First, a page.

It is a common phenomenon among avian lovers to feel totally out of their depth when it comes to understanding the strange behavior of their beloved pets.
Yet, ask any parrot parent how they feel about their birds, and most will claim that their birdie is an irreplaceable part of their family. It’s little wonder that birds, particularly parrots, are the third most favored pets in the world.
As strange as head bobbing birds may seem, this is also quite an adorable and fascinating behavior. Many are left wondering whether their birds love or hate the music they seem to be “dancing” to or if there may be something wrong.
So, why do birds bob their heads to music? There are many reasons birds bob their heads, including to exhibit pleasure or displeasure, as a learning behavior, if they are craving attention, are asking for food, or are bonding. They could also simply be appreciating your choice of music.
Let’s take a look at some of the scenarios when birds bob their heads and examine the possible reasons why your bird is getting their funk on.
Do Birds Appreciate Music?
Yes, birds do appreciate music! Now, studies do show that music has a positive effect, not only on the ambiance but everything that exists within the environment.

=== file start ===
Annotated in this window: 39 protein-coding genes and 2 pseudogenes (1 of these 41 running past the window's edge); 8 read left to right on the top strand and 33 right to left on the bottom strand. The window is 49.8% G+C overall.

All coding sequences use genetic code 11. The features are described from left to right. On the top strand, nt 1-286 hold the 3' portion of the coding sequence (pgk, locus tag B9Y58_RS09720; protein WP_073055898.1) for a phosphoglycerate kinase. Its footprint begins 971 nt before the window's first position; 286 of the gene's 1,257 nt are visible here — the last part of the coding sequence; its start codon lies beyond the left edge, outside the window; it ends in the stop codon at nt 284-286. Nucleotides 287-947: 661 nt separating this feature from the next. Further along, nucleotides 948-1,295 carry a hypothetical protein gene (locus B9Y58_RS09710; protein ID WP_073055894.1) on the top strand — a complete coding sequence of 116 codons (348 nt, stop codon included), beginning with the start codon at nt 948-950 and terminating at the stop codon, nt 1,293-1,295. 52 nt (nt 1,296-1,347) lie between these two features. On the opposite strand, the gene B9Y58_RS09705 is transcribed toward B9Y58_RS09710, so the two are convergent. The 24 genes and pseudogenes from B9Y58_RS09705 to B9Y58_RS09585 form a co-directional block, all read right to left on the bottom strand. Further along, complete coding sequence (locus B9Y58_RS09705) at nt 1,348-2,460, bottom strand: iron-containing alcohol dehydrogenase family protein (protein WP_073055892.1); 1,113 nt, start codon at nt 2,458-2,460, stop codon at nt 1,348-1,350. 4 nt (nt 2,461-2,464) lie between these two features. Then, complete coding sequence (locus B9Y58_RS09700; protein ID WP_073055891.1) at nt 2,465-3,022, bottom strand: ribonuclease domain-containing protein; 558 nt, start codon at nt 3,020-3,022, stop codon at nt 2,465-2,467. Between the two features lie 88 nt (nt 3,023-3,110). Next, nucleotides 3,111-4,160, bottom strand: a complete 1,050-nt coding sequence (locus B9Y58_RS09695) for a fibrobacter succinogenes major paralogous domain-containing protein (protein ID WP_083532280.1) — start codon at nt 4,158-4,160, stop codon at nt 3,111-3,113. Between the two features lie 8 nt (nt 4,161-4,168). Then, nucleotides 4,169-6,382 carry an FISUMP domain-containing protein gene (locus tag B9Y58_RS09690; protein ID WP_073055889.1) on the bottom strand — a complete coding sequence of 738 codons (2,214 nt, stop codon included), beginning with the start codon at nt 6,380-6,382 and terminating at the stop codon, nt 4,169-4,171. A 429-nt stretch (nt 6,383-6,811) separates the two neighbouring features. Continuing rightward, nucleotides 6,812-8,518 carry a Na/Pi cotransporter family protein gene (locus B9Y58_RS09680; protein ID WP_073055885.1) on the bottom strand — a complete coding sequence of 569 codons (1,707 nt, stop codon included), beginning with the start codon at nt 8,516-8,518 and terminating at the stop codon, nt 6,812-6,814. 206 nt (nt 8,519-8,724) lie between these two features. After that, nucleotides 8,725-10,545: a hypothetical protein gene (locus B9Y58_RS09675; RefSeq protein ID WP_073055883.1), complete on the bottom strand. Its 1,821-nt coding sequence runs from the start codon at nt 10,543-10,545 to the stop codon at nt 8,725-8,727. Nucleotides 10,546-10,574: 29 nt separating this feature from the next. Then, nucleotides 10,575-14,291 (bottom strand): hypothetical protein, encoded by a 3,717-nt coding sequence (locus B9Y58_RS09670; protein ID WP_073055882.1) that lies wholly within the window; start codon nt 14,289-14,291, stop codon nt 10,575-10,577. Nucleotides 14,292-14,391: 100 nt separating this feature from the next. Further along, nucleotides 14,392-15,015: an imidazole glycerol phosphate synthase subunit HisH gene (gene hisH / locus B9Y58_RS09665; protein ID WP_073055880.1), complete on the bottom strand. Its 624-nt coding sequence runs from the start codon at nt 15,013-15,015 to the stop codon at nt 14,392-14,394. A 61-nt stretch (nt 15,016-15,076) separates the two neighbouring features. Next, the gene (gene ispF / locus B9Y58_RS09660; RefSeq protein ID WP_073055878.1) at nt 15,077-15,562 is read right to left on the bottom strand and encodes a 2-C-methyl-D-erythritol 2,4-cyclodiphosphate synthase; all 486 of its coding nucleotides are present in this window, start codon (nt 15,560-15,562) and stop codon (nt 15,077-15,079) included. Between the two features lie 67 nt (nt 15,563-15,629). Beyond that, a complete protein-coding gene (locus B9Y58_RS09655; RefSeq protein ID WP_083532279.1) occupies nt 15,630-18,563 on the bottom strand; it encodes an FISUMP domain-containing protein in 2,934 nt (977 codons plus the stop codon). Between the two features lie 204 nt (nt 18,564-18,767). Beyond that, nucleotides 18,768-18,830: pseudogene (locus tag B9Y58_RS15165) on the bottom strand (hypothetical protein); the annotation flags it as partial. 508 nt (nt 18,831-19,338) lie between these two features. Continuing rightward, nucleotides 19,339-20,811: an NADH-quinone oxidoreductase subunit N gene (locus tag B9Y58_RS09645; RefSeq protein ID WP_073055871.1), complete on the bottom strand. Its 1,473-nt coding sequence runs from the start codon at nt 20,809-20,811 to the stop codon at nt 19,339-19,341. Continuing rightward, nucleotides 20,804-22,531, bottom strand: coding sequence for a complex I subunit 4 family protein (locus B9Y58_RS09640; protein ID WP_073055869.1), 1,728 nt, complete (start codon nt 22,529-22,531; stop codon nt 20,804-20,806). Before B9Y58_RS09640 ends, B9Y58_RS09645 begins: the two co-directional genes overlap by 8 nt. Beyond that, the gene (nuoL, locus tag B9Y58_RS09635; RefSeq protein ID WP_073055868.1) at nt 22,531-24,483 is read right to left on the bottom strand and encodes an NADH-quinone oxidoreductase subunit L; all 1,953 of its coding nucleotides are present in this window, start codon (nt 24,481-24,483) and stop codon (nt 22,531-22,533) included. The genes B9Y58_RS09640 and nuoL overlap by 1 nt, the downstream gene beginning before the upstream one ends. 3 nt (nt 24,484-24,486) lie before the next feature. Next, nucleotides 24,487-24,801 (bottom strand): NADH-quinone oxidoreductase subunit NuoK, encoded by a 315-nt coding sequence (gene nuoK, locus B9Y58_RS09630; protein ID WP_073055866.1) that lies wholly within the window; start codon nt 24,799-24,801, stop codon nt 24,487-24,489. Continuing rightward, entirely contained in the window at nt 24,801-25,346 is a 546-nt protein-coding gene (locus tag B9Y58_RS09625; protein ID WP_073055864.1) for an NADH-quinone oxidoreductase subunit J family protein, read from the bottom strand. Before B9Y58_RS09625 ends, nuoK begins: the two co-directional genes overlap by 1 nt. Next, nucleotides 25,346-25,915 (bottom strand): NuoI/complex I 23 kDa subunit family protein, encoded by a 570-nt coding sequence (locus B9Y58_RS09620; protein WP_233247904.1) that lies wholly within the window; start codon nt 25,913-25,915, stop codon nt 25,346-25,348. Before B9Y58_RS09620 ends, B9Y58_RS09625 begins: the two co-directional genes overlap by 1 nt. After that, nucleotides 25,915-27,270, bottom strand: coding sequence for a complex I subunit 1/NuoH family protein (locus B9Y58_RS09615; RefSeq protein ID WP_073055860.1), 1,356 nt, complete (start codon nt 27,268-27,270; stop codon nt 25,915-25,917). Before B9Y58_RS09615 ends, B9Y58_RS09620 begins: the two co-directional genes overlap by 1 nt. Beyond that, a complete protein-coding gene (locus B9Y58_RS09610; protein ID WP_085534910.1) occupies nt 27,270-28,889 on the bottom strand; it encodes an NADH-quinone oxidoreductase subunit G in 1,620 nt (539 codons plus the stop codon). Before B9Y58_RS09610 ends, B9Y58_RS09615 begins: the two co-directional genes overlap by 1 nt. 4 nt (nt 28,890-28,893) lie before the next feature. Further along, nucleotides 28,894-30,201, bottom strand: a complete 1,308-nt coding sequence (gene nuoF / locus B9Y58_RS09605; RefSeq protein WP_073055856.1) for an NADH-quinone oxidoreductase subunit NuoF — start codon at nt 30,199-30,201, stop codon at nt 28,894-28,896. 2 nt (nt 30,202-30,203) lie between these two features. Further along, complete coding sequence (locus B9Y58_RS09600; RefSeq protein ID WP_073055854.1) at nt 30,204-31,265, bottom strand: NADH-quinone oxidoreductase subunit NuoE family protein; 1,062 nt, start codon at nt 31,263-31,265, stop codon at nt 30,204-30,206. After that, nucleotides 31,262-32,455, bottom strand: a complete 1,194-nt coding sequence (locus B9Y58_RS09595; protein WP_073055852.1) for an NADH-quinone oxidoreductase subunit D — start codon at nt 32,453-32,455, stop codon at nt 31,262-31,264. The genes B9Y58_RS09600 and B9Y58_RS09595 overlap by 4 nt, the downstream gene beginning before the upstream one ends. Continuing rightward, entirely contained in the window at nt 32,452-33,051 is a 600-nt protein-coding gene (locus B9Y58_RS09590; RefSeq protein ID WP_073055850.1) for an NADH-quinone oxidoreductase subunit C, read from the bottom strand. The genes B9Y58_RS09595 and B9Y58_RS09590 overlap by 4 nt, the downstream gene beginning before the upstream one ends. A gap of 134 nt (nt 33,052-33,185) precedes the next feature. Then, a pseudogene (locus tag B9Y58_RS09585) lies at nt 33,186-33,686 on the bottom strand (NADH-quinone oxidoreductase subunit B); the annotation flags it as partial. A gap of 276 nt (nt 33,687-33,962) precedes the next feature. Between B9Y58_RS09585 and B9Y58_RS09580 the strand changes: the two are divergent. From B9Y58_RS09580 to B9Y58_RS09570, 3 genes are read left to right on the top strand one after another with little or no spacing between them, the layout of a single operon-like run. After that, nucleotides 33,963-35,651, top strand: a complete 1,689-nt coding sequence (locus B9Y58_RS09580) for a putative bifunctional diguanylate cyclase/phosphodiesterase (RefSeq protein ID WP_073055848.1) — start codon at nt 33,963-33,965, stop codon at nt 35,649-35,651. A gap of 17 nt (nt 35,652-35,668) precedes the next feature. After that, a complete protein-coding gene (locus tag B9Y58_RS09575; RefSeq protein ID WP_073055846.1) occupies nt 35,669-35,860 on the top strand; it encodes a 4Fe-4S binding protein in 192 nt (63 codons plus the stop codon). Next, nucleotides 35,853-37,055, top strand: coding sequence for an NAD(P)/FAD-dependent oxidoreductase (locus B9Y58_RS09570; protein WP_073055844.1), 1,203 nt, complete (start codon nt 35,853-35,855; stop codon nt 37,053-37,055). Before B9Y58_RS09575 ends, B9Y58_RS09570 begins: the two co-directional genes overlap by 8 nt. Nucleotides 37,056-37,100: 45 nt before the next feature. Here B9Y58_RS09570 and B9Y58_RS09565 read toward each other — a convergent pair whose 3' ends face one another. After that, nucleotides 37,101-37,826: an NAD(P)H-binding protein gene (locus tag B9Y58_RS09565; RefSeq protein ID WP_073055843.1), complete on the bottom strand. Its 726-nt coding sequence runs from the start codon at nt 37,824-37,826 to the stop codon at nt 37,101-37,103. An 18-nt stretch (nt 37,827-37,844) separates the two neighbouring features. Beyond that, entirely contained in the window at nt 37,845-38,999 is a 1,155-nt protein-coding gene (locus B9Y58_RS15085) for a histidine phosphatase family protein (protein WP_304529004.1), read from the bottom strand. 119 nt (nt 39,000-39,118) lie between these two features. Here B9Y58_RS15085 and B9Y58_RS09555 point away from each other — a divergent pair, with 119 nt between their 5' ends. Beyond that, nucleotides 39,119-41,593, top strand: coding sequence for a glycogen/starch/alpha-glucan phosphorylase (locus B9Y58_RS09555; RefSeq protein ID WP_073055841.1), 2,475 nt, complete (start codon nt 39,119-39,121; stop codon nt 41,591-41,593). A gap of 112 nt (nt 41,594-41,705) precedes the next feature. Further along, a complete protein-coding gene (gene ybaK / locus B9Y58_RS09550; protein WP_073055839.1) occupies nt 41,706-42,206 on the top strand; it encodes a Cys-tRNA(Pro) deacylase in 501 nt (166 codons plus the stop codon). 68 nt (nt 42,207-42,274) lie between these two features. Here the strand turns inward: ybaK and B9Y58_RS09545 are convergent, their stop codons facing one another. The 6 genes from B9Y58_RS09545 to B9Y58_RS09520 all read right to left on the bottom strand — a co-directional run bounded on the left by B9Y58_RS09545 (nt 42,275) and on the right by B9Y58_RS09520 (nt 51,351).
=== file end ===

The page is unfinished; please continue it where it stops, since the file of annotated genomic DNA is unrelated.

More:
Birds, more than any other species in the animal kingdom, are able to distinguish between different pitches, tones, and notes, as they need to pick out their species’ mating calls and other communicative tweets and croons from the crowd.
In fact, perfect pitch may even be more common in birds than humans, as it is more necessary for survival. Hence, many bird lovers find birds reacting to music with the bobbing of their heads.
Moreover, you’ll see that your pet parrot responds to music in an even more pronounced way than wild birds, usually raising their crests and moving their feet as well, as if dancing.
But just because one parrot seems to enjoy rap and bobs its head to it doesn’t necessarily imply that all birds will respond favorably to loud music.
You see, parrots, much like humans, exhibit different personalities as well as preferences.
While some will enjoy hard rock and rap, others take great pleasure in listening to the more soothing symphonies of Bach and Beethoven.